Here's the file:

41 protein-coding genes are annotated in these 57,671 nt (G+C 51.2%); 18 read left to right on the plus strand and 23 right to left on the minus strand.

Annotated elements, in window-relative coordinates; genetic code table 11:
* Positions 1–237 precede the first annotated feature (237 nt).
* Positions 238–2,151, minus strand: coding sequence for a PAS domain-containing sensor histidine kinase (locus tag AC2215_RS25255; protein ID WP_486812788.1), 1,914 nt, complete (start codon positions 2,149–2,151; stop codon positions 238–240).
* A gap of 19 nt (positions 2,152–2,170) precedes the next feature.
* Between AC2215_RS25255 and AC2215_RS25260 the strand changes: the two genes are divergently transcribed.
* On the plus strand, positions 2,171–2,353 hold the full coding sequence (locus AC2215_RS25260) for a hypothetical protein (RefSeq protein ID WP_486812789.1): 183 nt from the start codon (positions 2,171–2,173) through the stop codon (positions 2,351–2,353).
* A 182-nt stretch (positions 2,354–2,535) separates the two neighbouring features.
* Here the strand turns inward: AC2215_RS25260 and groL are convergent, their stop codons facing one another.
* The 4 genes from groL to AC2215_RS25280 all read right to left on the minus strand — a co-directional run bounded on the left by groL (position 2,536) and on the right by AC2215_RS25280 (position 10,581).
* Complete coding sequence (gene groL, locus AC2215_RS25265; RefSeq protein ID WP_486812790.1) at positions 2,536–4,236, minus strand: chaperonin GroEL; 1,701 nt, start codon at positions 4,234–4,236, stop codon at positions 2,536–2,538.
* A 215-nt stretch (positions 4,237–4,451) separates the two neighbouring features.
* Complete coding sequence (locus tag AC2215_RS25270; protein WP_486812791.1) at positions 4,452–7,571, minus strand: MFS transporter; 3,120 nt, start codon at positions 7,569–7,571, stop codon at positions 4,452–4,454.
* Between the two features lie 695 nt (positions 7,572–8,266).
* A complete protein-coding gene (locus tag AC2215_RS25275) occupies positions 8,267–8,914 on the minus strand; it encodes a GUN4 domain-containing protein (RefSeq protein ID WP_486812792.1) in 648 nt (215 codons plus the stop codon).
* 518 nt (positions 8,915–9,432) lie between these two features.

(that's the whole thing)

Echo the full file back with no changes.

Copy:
41 protein-coding genes are annotated in these 57,671 nt (G+C 51.2%); 18 read left to right on the plus strand and 23 right to left on the minus strand.

Annotated elements, in window-relative coordinates; genetic code table 11:
* Positions 1–237 precede the first annotated feature (237 nt).
* Positions 238–2,151, minus strand: coding sequence for a PAS domain-containing sensor histidine kinase (locus tag AC2215_RS25255; protein ID WP_486812788.1), 1,914 nt, complete (start codon positions 2,149–2,151; stop codon positions 238–240).
* A gap of 19 nt (positions 2,152–2,170) precedes the next feature.
* Between AC2215_RS25255 and AC2215_RS25260 the strand changes: the two genes are divergently transcribed.
* On the plus strand, positions 2,171–2,353 hold the full coding sequence (locus AC2215_RS25260) for a hypothetical protein (RefSeq protein ID WP_486812789.1): 183 nt from the start codon (positions 2,171–2,173) through the stop codon (positions 2,351–2,353).
* A 182-nt stretch (positions 2,354–2,535) separates the two neighbouring features.
* Here the strand turns inward: AC2215_RS25260 and groL are convergent, their stop codons facing one another.
* The 4 genes from groL to AC2215_RS25280 all read right to left on the minus strand — a co-directional run bounded on the left by groL (position 2,536) and on the right by AC2215_RS25280 (position 10,581).
* Complete coding sequence (gene groL, locus AC2215_RS25265; RefSeq protein ID WP_486812790.1) at positions 2,536–4,236, minus strand: chaperonin GroEL; 1,701 nt, start codon at positions 4,234–4,236, stop codon at positions 2,536–2,538.
* A 215-nt stretch (positions 4,237–4,451) separates the two neighbouring features.
* Complete coding sequence (locus tag AC2215_RS25270; protein WP_486812791.1) at positions 4,452–7,571, minus strand: MFS transporter; 3,120 nt, start codon at positions 7,569–7,571, stop codon at positions 4,452–4,454.
* Between the two features lie 695 nt (positions 7,572–8,266).
* A complete protein-coding gene (locus tag AC2215_RS25275) occupies positions 8,267–8,914 on the minus strand; it encodes a GUN4 domain-containing protein (RefSeq protein ID WP_486812792.1) in 648 nt (215 codons plus the stop codon).
* 518 nt (positions 8,915–9,432) lie between these two features.